Teaching Computer Store Sales Staff Their Job

If you are reading this article there are a few simple assumptions I can make. First, you are online therefore you have an internet connection and a computer. Second, you like were involved at some point in the purchase of the computer or have purchased some extra gadget for the computer sometime in the past. Third, because you have purchased something to do with a computer you likely have set foot in a computer store of some kind, at some point.

With that unnecessary background, on with my rant.

I hate computer stores. Ok, maybe hate is a strong word, but I dislike dealing with the sales staff at most computer stores (or electronics stores with computer departments) such as CompUSA, Circuit City, Best Buy, etc. The problem is I can never get a knowledgeable answer from the staff when I need it. Fact is I know more than they do.

I know that may sound pompous and arrogant, but frankly, your dog may know more about the products being sold there than the staff does.

Being in a technical field, I try to keep myself fairly well read on current technology. I dare say I read more about technology than I do about current events. I actually consider that a fault when I write that, but facts are facts. When I am considering purchasing something, I take research to the extreme. I read online, I ask around and I talk to people about my conclusions and ask them to weigh in. I am fairly sure that I annoy the heck out of people in this process, but in the end, I rarely end up with buyers remorse after my purchase after such long deliberations.

With that in mind, when I end up in a store I usually have a decent idea of what I want. My time in the store often amounts in racing to the point where I know the product is, grabbing it and making my way through checkout. Sure, I may check out what else is on an unadvertised special, but when that staff member comes wandering my way I usually quickly make my evasive moves and get out of there.

The staff does scare me, really; I just hate being engaged in idle chit chat by someone that is really just trying to talk you into a warranty upgrade on whatever you end up buying.

On the occasions I have had to drop in for a purchase where I am not prepared with details and a specific model in mind, I am typically disappointed with the results. Recently we purchased a color laser printer for work at CompUSA. I had done enough quick research to see their pricing was competitive enough compared to online options that we headed in to see what might fit our needs. While browsing through the options with a business sales rep (supposedly more knowledgeable and specialized for businesses) in tow, we requested to see samples from the three printers we were considering. For the one with the “demo” kit attached he had no problem. The second printer he struggled with, and the third he just had no idea. Not that I am a printer expert, but most have a menu system or key combination you can push to get your demo. Relieving him of his dilemma, I figured out getting the samples with a few simple attempts.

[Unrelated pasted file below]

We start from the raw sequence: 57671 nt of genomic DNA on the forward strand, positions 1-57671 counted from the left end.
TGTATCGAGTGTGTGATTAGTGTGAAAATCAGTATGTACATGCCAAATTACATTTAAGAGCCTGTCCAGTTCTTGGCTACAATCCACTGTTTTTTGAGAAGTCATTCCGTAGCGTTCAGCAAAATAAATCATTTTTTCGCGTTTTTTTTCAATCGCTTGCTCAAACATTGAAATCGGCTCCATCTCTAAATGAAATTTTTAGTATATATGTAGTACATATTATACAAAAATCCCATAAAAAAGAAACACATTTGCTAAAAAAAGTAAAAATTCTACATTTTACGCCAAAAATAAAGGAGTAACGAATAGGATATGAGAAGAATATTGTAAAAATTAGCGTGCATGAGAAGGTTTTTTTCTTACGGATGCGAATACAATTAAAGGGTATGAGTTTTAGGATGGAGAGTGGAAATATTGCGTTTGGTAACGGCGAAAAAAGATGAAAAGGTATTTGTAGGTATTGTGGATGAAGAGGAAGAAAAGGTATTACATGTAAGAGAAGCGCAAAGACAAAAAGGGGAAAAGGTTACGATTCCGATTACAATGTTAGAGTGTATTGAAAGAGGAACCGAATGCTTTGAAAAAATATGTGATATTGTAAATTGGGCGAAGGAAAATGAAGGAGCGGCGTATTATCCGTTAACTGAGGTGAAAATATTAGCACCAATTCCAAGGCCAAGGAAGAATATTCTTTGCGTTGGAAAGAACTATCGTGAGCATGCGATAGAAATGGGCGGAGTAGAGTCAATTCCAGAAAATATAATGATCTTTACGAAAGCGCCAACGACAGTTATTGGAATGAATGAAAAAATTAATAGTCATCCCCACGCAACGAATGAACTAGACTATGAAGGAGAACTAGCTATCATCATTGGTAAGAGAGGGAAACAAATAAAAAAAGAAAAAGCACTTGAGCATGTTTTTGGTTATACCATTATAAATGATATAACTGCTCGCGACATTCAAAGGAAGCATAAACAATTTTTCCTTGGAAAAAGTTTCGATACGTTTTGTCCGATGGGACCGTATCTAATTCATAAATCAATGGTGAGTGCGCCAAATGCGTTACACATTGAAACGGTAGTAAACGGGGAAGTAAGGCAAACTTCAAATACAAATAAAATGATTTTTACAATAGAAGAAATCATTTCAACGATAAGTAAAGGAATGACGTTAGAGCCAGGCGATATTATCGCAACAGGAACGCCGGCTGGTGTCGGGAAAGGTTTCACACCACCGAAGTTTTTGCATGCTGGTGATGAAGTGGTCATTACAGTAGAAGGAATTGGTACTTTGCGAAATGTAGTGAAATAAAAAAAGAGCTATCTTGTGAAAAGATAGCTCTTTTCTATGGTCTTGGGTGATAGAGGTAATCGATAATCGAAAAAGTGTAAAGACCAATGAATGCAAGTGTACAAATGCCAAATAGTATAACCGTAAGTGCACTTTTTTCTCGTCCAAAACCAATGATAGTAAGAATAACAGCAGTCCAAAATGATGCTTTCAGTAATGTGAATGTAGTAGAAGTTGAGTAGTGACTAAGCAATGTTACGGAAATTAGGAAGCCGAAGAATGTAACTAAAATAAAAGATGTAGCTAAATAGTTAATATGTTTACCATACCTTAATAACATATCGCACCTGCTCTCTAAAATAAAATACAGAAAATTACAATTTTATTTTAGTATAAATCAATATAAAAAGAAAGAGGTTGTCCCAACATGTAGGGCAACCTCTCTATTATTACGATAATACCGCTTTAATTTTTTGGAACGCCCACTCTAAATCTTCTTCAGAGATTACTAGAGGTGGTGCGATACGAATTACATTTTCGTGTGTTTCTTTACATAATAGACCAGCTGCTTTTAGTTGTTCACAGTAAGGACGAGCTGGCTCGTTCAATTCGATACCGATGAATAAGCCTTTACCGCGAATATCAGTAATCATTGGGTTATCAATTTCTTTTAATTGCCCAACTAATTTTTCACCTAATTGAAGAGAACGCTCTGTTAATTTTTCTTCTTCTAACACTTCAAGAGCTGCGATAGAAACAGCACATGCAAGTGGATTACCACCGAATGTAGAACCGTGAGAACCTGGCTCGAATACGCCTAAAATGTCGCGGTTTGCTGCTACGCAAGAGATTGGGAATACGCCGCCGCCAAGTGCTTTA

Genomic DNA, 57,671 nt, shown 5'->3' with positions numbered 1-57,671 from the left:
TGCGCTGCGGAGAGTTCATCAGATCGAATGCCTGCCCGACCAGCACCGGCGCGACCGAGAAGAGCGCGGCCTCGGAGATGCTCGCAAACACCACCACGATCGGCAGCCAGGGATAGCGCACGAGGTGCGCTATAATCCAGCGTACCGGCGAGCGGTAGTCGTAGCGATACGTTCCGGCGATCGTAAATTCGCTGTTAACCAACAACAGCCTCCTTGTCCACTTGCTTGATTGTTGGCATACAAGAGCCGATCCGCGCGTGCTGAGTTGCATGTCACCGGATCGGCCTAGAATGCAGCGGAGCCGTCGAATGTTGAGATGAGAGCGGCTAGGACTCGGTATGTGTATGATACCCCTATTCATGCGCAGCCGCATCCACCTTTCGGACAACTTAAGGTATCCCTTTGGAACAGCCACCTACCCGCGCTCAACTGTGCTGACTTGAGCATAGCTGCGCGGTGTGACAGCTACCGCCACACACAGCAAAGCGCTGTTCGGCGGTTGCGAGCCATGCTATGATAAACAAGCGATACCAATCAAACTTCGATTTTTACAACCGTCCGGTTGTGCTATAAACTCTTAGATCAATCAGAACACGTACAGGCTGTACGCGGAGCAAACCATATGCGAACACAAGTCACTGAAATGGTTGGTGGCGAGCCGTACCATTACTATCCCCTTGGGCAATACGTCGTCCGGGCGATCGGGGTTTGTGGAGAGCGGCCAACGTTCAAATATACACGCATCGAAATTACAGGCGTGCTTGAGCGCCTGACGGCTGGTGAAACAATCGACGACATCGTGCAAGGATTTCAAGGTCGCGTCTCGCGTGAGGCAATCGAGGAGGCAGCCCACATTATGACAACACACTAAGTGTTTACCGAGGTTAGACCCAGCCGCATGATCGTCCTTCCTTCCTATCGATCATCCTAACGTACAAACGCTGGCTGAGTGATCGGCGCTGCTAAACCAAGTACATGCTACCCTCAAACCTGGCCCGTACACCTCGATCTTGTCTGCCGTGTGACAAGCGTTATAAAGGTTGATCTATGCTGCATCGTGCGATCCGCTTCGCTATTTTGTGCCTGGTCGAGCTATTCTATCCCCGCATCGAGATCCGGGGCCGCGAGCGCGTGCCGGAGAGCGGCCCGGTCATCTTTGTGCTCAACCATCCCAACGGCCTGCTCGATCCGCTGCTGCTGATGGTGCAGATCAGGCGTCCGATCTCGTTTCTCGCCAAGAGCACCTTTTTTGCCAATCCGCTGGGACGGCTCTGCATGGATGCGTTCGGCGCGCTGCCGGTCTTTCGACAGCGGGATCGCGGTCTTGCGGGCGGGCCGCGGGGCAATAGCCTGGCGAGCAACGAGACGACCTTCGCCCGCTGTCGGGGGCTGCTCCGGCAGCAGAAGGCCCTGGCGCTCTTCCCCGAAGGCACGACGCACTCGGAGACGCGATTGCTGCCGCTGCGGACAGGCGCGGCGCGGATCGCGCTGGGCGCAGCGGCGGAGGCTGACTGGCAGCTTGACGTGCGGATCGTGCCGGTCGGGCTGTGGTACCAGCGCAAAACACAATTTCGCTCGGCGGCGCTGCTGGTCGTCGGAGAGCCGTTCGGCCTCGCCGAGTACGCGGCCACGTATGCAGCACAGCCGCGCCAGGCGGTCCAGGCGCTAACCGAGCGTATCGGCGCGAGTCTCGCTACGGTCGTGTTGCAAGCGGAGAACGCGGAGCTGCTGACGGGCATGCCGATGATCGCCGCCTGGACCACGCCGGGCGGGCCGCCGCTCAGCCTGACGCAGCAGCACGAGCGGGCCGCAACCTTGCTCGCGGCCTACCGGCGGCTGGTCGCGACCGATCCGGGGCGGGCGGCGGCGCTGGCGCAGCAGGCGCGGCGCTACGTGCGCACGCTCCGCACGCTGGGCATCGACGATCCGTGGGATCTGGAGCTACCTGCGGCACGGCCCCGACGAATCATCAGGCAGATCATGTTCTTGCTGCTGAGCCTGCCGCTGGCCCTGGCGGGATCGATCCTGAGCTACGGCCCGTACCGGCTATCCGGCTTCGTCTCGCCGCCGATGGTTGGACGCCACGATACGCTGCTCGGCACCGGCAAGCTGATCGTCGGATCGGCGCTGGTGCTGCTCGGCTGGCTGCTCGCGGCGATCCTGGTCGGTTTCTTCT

This is but a small example of course for many situations where I have instructed the sales staff on the finer points of products vs them informing me of things I don’t know. No, don’t get this picture of me acting like a Cliff Claven and spouting off all my knowledge and generally making a fool of myself. But, when a staff tries to read off the box on the sly the features and act like they already knew it, I just can’t help but know they really are not capable of helping me. I can read the box on my own, thank you very much.

The other day, before purchasing my new Canon 40D upgrade to my 20D, I happened to be at Circuit City for a purchased and made my way through the camera department. I was ogling the 5D they had on display when I managed to get accosted by the guy assigned to that department. He had a 30D around his neck and a big goofy smile on his face. After the pleasantries, he dove right in trying to expound on his vast knowledge of photography and revel me with his enthusiasm.

Now I love talking to fellow photogs and learning from their experiences and skills, but this guy just didn’t have it. What he lacked in actual knowledge he tried to cover with eagerness, and it only managed to come across at pushy and annoying. Without trying to one-up him with my experiences I simply let him know I was planning on purchasing a different camera, was simply browsing and moved on.

In the end, I typically purchase most of my gadgetry online both for the typical cost savings and to not deal with undertrained, poorly paid sales staff. At least online I can read specifications and reviews without interruption and without pressure to pick up that worthless three-year warranty.